Patriots

Ex-BC defenseman Cross makes most of AHL chance

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Ex-BC defenseman Cross makes most of AHL chance

PROVIDENCE - Tommy Cross admits that it was disappointing when he was dropped down to the East Coast Hockey League a few months ago. The former Boston College standout defenseman was stuck in a numbers game with a large group of defensemen vying for six spots with the Providence Bruins, and he was the odd blueliner out.

So after Cross played in a pair of AHL games after signing with Providence last April, but couldnt break training camp this fall. So, rather than Cross sulking when he went down to the South Carolina Stingrays, he threw himself into the hockey and stood out from the crowd. Cross put up 17 points in 22 games for South Carolina to put him in a tie with former Northeastern forward Tyler McNeely for the team lead in scoring, and included six goals scored for a defenseman not known so much for offensive prowess.

Some of it was skating in the wide open world of the ECHL, and some of the point barrage was simply due to good, old-fashioned puck luck.

It might be a little more wide open down there, and you might have a little more time and space, said Cross. But its also still a pro hockey league and I played 22 games in about 35 or 40 days. That was good experience for me.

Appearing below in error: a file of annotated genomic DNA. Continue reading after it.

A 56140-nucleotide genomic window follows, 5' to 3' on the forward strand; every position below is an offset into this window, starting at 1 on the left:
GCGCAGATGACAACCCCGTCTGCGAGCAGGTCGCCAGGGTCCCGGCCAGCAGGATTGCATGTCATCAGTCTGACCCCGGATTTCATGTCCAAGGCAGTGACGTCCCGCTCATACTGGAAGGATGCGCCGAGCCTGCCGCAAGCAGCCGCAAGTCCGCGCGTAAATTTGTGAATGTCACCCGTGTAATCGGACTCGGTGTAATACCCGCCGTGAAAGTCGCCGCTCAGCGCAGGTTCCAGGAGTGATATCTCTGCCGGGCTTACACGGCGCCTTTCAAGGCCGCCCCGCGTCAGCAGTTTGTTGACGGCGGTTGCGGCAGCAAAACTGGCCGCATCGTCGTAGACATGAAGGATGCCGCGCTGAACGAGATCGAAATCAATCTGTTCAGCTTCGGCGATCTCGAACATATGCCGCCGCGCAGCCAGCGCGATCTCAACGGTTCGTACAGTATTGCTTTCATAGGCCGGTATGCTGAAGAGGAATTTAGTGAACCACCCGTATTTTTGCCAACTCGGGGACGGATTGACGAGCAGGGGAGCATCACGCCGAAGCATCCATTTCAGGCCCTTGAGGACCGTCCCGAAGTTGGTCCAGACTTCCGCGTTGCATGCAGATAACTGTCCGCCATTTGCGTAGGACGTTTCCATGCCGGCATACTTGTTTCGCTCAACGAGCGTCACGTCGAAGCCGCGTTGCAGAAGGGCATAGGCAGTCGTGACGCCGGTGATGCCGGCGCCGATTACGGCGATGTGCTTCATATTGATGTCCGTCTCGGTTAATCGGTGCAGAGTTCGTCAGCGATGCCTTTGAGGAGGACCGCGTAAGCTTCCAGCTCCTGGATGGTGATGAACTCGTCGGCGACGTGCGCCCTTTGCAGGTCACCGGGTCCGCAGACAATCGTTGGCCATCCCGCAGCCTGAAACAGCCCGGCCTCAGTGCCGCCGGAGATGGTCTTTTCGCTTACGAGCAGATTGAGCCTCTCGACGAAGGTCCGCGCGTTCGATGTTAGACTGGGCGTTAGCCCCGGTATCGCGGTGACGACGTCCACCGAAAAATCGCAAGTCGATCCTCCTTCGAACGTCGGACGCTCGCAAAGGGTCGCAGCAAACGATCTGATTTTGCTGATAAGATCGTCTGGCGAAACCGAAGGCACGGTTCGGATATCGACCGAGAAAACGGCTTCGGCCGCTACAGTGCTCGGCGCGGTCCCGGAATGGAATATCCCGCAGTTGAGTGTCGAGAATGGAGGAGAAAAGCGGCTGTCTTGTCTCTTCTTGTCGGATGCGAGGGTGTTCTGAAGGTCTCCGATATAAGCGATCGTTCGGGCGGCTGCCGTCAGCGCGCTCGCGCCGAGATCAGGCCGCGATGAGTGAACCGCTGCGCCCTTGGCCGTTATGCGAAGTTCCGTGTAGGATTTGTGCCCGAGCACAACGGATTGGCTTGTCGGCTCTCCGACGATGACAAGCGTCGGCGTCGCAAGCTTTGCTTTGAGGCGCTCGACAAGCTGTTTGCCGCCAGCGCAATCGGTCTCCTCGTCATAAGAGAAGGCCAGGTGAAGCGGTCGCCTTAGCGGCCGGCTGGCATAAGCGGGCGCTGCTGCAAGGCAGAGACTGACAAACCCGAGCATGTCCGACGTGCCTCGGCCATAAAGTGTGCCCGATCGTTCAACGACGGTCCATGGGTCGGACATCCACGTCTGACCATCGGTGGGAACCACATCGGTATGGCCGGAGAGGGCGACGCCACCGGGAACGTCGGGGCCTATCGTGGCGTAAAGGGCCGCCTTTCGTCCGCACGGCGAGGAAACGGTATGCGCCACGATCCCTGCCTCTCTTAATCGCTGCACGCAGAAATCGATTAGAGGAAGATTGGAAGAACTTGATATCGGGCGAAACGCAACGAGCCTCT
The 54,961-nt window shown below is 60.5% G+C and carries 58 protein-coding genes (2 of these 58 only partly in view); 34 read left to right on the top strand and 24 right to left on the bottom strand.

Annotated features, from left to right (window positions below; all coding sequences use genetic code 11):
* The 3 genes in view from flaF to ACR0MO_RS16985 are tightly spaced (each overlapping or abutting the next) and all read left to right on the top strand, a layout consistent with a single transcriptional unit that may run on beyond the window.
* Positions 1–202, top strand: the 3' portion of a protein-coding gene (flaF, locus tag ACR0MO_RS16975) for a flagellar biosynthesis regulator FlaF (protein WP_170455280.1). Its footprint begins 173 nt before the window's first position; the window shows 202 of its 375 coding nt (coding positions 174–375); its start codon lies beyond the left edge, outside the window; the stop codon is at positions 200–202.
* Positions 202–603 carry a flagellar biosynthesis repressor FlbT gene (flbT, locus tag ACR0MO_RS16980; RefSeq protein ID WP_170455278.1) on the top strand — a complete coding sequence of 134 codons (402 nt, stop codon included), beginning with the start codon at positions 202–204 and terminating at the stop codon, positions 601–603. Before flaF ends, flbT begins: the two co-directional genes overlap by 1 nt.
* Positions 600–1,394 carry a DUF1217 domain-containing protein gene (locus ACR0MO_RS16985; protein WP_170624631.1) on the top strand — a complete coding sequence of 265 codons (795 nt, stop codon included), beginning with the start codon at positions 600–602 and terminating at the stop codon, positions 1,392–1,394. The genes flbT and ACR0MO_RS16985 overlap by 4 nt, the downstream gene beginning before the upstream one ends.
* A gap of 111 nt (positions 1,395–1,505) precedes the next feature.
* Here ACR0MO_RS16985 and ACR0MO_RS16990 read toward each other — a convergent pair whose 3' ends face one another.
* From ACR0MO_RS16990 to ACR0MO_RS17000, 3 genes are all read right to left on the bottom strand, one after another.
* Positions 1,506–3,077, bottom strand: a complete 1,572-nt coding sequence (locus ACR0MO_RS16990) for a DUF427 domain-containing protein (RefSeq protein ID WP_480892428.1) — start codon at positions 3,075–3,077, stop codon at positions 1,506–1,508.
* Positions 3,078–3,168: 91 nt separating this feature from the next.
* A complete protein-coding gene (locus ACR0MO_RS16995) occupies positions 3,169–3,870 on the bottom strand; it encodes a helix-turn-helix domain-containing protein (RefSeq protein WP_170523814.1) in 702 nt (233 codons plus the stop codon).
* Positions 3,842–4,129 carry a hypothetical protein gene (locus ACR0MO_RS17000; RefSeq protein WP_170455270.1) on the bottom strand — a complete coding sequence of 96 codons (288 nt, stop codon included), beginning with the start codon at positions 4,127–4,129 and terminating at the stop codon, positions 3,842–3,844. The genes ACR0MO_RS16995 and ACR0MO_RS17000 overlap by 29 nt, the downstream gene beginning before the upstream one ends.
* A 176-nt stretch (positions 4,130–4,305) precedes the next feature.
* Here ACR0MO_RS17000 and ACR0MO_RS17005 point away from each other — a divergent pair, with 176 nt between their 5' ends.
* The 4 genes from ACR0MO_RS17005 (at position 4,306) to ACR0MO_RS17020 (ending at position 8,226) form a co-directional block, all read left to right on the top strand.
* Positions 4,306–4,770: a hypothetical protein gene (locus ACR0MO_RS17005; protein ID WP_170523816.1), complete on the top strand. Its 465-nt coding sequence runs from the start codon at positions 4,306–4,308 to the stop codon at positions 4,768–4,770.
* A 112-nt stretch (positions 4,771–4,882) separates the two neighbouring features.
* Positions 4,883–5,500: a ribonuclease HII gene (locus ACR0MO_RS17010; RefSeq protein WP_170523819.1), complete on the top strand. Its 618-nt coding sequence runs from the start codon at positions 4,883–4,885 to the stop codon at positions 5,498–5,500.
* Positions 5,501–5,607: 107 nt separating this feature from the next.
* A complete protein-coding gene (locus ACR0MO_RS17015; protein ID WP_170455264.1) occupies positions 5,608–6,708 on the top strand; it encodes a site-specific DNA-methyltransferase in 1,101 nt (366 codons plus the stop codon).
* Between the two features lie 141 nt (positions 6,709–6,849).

It certainly wasnt a lot of highlight reel goals down there. It was being solid defensively with a lot of good first entry passes and we had a couple of good games. But anytime you go down a level of minor league hockey you want to do what they tell, and they told me to make plays with the puck. When you do that youre going to get points.

Of course, some of the high-level performance is also due to Cross immediately having something to prove when his season started in disappointment in South Carolina.

Nobody wants to get sent down or demotedor whatever, said Cross. But you also realize that its part of your development as a player. It was a matter of looking at myself in the mirror, and asking what I needed to do to get a call back to the AHL. You have to take the positives out of it, and the positive was that I got to play a lot of minutes in a lot of different situations.

I did as best as I could and now Im back here. Im just trying to use what I learned down there to help me out. Its still good hockey down there, but its not the AHL especially with the raised quality of players this year.

The consistently high level of play for Cross led to the defenseman getting called up by Providence for this weekend when injuries hit the defensemen corps, and he jumped right into the P-Bruins fray.

Providence took five out of a possible six points in three games, and Cross snapped off a pair of assists while featuring a heavy shot from the point position. Providence Bruins coach Bruce Cassidy said much of Cross improvement comes in simply stepping onto the ice with more confidence and surety than he had while a job was on the line in training camp.